Bar Tartine inherited the classic two-group Faema E61 machine from the bakery since opening this separate location (the bakery replaced it with a higher-output La Marzocco). But instead of Mr. Espresso here, they use Blue Bottle Coffee. They pull shots fairly high in classic brown Nuova Point cups with a dark brown, thinner crema (that looks much richer than it really is) — often with lighter spots at the pours. It has a mellow pungency suggesting herbs (some thyme, etc.), but it lacks the acidic brightness typical of fresh Blue Bottle Coffee.
Are they letting James Freeman’s coffee sit on the shelf for long periods? Or is this another example of Tartine’s skills at coffee making never measuring up to the reputation of their baked goods? Perhaps the weakest effort I’ve yet experienced for a place using Blue Bottle beans — they could have just as easily used Martha & Bros. beans for a similar result. But for restaurant espresso, this is good stuff.
Read the review of Bar Tartine.
This week, The Guardian (UK) posted an article on the elusive quality cappuccino: How’s your crapuccino? from Guardian Unlimited: Word of Mouth. While the Brits may disparage the “dirty dishwater” that is American coffee, even in London you’re helpless to find a cappuccino that isn’t served in a gargantuan bowl, filled mostly with milk, and gurgling with immensely sized bubbles (and yes, he includes Starbucks Coffee in this category).
The author suggests that home brew is the best option. But given the paltry pressures most home espresso machines can generate, I find good milk frothing to be one of the hardest things to produce at home.
Will coffee marketing atrocities never cease? Of course not! Forget the transdermal patch, apparently the drug delivery mechanism of choice today is your good old cup of joe: WebWire | VitaBrew, enters fight against Osteoporosis and Diabetes type 2 with a Free Certified GNC and Eight O’ Clock Coffee Healthy Coffee recipe. I swear, I could not make this stuff up even if I tried.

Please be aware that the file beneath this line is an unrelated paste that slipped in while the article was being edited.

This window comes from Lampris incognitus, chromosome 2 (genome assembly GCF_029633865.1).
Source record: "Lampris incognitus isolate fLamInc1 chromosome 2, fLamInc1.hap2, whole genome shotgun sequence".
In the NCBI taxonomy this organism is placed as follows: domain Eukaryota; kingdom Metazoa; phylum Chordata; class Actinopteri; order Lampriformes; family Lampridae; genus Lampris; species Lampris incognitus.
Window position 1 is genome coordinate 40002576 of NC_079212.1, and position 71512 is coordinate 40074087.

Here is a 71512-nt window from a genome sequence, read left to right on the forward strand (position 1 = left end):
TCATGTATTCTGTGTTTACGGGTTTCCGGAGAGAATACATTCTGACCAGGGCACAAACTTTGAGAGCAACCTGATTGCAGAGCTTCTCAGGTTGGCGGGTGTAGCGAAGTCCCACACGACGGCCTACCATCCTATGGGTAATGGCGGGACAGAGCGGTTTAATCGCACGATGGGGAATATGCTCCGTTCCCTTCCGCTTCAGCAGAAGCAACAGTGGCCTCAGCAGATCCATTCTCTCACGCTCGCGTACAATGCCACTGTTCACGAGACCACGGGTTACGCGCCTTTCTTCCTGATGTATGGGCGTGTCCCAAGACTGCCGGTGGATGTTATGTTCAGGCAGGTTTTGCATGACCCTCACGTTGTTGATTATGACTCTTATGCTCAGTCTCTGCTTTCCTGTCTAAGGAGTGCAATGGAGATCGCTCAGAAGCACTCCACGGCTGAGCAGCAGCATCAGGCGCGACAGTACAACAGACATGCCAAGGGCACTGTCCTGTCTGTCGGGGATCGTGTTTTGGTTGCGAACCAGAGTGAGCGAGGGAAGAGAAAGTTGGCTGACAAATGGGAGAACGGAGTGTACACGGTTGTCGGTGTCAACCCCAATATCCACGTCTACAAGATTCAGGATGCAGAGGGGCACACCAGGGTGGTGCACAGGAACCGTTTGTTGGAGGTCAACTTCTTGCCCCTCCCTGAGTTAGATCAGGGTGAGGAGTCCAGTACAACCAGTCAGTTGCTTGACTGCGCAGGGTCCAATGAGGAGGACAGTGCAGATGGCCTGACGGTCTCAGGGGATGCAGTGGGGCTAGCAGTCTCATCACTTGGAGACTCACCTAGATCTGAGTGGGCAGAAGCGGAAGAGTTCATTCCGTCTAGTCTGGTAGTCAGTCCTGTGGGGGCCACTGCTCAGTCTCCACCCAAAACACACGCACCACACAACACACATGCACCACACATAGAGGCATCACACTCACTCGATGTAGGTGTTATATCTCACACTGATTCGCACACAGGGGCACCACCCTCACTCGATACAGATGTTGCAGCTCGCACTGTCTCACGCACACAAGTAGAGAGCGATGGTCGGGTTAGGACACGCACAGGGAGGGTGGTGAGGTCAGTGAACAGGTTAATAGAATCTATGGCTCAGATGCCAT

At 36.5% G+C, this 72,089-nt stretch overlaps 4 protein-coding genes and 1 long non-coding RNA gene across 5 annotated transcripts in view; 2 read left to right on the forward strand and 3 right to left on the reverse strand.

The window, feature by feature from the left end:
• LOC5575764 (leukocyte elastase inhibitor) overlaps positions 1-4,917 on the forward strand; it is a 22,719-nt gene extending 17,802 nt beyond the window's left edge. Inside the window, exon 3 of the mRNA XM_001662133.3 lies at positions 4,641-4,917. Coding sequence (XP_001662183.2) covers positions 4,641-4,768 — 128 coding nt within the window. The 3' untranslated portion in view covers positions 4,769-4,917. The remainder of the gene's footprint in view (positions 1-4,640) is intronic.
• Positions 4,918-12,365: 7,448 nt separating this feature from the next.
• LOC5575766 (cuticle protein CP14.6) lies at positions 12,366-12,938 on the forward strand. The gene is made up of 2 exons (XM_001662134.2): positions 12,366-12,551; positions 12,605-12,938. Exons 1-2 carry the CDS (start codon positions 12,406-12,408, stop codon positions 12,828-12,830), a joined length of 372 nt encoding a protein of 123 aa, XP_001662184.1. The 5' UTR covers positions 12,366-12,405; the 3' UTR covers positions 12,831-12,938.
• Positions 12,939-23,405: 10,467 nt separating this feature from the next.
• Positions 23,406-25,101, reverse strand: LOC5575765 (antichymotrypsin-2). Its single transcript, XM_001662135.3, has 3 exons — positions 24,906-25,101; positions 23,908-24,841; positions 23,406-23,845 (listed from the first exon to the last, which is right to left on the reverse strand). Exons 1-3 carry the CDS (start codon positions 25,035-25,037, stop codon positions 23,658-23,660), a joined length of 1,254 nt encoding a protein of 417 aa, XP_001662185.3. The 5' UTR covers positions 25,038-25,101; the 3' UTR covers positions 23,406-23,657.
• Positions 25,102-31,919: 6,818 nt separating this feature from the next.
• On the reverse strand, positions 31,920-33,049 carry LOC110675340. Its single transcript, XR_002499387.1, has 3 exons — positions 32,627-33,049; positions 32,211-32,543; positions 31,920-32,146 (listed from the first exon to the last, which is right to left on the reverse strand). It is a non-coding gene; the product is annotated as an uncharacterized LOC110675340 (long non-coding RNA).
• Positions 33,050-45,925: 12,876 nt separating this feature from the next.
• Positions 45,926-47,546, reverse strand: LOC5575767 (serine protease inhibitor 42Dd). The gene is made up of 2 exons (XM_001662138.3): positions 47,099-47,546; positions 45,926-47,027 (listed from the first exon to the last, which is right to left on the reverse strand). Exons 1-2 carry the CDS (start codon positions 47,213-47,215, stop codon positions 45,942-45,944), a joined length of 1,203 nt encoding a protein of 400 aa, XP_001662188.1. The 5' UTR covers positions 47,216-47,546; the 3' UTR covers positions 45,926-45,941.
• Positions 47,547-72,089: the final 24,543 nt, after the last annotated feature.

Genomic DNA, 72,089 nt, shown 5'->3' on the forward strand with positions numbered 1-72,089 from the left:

Now I remember a time back in the late 1980s/early 1990s when I was in a joint UCSF/Berkeley bioengineering graduate program. Back then, all the scientific rage seemed to be around transdermal patches as a delivery mechanism for just about anything. It wasn’t just nicotine cravings and birth control — I worked alongside researchers who were like six-year-olds who just discovered you can put other things besides water in a water balloon. Vitamins, cold medicines, cheese pizza, you name it … it seemed that everybody was working on a grant to find a way to deliver it via a patch into your bloodstream, no matter how ridiculous the idea.
Today coffee seems to be taking the place of these patches, attracting some of the biggest quacks and snake oil salesmen in the business. Weight loss, gout prevention, and now add to that anemia, osteoporosis, hyperthyroidism, and “hair, nails & complexion.”
Upon visiting VitaBrew’s sick and wrong Web site, you’ll find this unholy brew sharing on-screen real estate with books on building your self esteem, “unleashing the full potential of your mind,” and “the power of concentration.” The site has got it all. (Though I must admit, I’m a little surprised there was no mention of the coming mothership from the planet Zoltar — to take us home when the earth next crosses the debris field of Comet Kohoutek.)
Now if you’ll excuse me, I need to brew up a latte to cure my schizophrenia.